One detail that Harman includes in her book is that the creativity of the Bronte children was engaged because as Charlotte described in a recollection, they were bored.  There was little to do but read, create plays, and go for long walks on the moors.  This, even more than the list of books, engaged my curiousity. Of course, effective as their education may have been for creating great novels, it’s impossible to wish on your children a childhood as dark as the Bronte’s appears to have been.  And in the end, I have to say that while my own children spent much of their time alone together in the house, and read from a set of classical and contemporary books, the analogies with the Brontes are incomplete, to say the least.  The entire gothic angle is missing.


The Modern School and the Trivium and Quadrivium

While classical education has roots going back 2500 years, the trivium and quadrivium hark back to the Middle Ages, about 700 years ago.

Much ink has been spilled (or, one might say, much CRT, LED, LCD and touch screen space has been displayed) in classical education circles about the trivium and quadrivium model of classical education, which was noted by Dorothy Sayers in the Lost Tools of Learning and harks back, ultimately, to the middle ages.  The trivium (grammar, logic, and rhetoric) conforms to what we think of as elementary school learning, where students read, write, and learn to form basic explanations and descriptions, and, hopefully, argue in favor of simple prepositions.  (“Why do you think Huck Finn is a ‘bad boy,’ Johnny?”  “Because he wears rags instead of clothes and lives in a barrel by the river instead of a house.”  “But does that make him ‘bad?’  “Well … )

I digress.  The point is, a modern classical school can hew quite close to the traditional grammar school “trivium” curriculum.  It is when we get to the quadrivium (arithmetic, geometry, music and astronomy) that we run into trouble. I have not heard of any modern classical schools that claim that they are focusing the middle-ages quadrivium by itself.

We still study math — though these days arithmetic is generally considered to mean the four basic functions (addition, subtraction, division and multiplying) and thus falls into elementary school, and geometry is considered an extension of arithmetic, often taught in 9th grade or thereabouts.  Then there’s music.  We study music, usually mostly in middle school and high school, but it’s now considered voluntary, an elective.  And finally, astronomy, a topic that is now only studied in college, and by few. What can we say, then, about the “quadrivium” in the modern school?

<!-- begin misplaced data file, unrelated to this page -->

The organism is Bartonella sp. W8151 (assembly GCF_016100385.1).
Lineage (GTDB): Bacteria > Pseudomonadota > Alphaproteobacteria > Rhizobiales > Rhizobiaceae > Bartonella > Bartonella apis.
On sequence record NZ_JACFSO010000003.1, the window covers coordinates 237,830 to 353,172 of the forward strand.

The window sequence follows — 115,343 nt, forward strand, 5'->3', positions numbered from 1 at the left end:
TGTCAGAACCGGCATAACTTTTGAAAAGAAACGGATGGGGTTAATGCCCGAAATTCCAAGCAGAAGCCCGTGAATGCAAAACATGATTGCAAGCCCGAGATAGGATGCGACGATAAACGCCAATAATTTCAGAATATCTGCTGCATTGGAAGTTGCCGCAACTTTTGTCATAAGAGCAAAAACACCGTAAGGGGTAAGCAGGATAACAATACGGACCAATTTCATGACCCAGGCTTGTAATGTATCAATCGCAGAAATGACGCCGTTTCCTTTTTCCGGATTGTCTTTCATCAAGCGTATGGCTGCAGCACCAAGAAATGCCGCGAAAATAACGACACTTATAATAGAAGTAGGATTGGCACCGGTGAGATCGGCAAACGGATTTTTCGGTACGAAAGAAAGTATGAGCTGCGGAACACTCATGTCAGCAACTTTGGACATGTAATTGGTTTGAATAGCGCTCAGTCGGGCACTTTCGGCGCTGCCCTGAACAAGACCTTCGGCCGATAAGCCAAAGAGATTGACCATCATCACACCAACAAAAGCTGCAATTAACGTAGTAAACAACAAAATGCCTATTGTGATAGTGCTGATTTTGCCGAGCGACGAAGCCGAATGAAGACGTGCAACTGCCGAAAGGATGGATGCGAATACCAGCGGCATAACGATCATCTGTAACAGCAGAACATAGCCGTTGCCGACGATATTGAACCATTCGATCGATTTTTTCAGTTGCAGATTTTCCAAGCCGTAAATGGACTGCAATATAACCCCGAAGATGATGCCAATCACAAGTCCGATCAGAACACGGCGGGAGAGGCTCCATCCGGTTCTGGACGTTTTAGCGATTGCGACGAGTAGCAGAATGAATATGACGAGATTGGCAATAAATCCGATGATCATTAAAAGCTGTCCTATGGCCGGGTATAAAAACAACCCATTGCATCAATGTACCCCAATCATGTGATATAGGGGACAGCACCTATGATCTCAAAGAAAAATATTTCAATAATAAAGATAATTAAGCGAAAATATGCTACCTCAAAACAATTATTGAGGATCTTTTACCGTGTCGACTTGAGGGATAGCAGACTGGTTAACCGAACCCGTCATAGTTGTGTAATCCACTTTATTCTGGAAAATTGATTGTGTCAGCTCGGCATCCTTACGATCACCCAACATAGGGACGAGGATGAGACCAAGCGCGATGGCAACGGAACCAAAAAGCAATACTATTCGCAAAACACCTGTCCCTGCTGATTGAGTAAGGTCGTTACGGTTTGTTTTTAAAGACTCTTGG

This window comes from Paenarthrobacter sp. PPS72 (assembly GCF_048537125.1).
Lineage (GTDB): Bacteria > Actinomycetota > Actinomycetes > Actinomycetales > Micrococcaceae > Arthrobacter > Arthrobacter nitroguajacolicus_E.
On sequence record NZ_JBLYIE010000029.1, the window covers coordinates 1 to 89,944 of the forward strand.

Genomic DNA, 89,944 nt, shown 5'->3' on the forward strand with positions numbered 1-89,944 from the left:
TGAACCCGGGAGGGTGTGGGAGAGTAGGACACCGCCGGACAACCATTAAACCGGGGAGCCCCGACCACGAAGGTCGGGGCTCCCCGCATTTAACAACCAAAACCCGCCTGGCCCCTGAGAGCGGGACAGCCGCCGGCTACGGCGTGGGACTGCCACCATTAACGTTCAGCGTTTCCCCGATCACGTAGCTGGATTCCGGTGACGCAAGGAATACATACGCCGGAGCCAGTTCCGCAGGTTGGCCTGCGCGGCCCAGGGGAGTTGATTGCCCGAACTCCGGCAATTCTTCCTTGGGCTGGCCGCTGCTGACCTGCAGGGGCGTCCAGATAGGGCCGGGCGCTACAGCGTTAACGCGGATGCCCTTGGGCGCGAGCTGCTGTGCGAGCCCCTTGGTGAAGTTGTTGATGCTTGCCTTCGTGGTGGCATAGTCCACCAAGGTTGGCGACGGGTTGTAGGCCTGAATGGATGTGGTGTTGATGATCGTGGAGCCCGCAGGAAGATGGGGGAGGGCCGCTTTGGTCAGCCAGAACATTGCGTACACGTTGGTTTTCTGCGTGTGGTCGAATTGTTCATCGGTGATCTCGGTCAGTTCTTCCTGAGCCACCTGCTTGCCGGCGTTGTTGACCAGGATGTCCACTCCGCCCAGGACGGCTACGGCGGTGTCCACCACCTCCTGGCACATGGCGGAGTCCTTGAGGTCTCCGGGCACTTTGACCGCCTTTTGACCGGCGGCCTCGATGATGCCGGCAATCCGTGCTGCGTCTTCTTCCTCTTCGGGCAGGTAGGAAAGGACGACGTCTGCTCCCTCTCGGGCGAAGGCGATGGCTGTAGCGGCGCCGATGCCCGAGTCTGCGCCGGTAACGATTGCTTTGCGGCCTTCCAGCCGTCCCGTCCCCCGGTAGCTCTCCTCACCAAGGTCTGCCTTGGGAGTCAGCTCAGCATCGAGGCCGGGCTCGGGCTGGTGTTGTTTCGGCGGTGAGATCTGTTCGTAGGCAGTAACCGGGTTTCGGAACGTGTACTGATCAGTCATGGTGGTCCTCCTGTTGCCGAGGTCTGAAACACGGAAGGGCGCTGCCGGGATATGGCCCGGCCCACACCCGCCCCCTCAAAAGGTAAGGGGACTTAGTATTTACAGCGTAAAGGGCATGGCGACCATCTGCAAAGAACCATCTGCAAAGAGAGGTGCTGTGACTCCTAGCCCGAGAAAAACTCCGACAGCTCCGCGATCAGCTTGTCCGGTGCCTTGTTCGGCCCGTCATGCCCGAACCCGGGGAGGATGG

Well, the quadrivium, which represented the applied sciences and the university studies of the middle ages, is now too abbreviated to cover what students should study to be considered fully conversant with the current day’s knowledge. You now tend to see in classical high schools, in addition to an augmented math program and music, the subjects of science, ancient and possibly modern language,  and history.  At a minimum.

The utility of the quadrivium in the current day, then,  is to allow us to see the two-stage progression in the classical education structure:  mastery of the tools of thinking, and applying the tools.  The fact that the quadrivium’s original topics are somewhat antiquated does not change the fact that the basic premise of trivium and quadrivum still hold, the difference being that the quadrivium’s place is now held by a wider and more developed group of applied sciences, studied in high school and college, concordant with our greater modern knowledge base.

Favorite Blog Posts of May

effects of exercise on human brain
The potential gains for those students allowed to attend recess more are clear from this diagram. Thanks to

Education Policy

America desperately needs to redefine college and career ready, according to  @dintersmith .  “The reality is that we’ve turned schools into college prep factories, leaving the vast majority of kids ill-prepared for career or life … ” 

Also, Colorado’s teacher evaluation review doesn’t seem to be working as it was designed  … via @matt_barnum. Principals do not seem to be willing to rate teachers as “ineffective.”  The reason is unclear but speculation might be that more-effective teachers are not readily available. 

On the Ed Tech Debate:  Ed Tech Makes No Significant Impact on Learning?  via @EduWells I was taught in grad school last year that there was an effect, albeit a small one.  Why is effect relatively small?  Because it is the teacher, not to tech, that’s critical.  “Teachers are only truly successful when focused both on the design of and the locus of control within a social learning environment.”   For more, watch the YouTube video on the last 100 years and the claim that “This will revolutionize education.” Via @veritasium


From @eduleadershipIs the Instructional Leadership movement undermining the teaching profession?  Well, maybe not, but there is a need for principals to give more instructional leadership to new or struggling teachers.

The Toughest Part of Teaching is the constant whipsaw changes in ed theory, according to . “Be it teaching the textbook or teaching to the test, dumbing down or top-down management, homework or homeschooling, curricular mandates or mandated reporters, skillsets or mindsets, dittos or data… teachers have endured and experimented a lot–and not always by choice.” Preach brother.

Another reflection on the same theme, English Grammar School Debate revisited is from @TeacherToolkit.  Given the edthink revolution of the past 50 years, the author asserts that the ‘expert, top-down’ model of decision-making suits those that believe they know best for whatever reason … ” but not the teachers and students or other citizens of any given country.

They walk among us:  the children of incarcerated parents, and the effect a parent’s incarceration has on the whole family.  By via @ncte, the National Council of Teachers of English.

An alternative to endless worksheets:  End of the year cooperative learning idea for middle school from    Eco-regions of Texas student-led conference.